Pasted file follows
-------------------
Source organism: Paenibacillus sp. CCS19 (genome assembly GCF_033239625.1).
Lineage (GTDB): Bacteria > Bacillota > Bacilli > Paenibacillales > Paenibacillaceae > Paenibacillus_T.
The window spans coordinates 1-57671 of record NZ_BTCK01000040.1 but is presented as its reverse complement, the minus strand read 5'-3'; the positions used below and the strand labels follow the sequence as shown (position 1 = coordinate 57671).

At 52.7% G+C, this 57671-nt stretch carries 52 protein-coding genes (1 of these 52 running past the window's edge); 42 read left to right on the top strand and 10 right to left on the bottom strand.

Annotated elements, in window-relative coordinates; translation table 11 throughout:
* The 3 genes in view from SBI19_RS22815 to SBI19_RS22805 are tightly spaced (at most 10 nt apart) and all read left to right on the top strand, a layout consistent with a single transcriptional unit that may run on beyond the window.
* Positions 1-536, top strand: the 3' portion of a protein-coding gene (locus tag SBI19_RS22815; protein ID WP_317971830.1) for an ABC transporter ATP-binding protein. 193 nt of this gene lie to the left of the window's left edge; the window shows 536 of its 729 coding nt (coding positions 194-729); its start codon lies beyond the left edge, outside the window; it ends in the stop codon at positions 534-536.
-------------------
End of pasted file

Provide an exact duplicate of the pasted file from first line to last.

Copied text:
Source organism: Paenibacillus sp. CCS19 (genome assembly GCF_033239625.1).
Lineage (GTDB): Bacteria > Bacillota > Bacilli > Paenibacillales > Paenibacillaceae > Paenibacillus_T.
The window spans coordinates 1-57671 of record NZ_BTCK01000040.1 but is presented as its reverse complement, the minus strand read 5'-3'; the positions used below and the strand labels follow the sequence as shown (position 1 = coordinate 57671).

At 52.7% G+C, this 57671-nt stretch carries 52 protein-coding genes (1 of these 52 running past the window's edge); 42 read left to right on the top strand and 10 right to left on the bottom strand.

Annotated elements, in window-relative coordinates; translation table 11 throughout:
* The 3 genes in view from SBI19_RS22815 to SBI19_RS22805 are tightly spaced (at most 10 nt apart) and all read left to right on the top strand, a layout consistent with a single transcriptional unit that may run on beyond the window.
* Positions 1-536, top strand: the 3' portion of a protein-coding gene (locus tag SBI19_RS22815; protein ID WP_317971830.1) for an ABC transporter ATP-binding protein. 193 nt of this gene lie to the left of the window's left edge; the window shows 536 of its 729 coding nt (coding positions 194-729); its start codon lies beyond the left edge, outside the window; it ends in the stop codon at positions 534-536.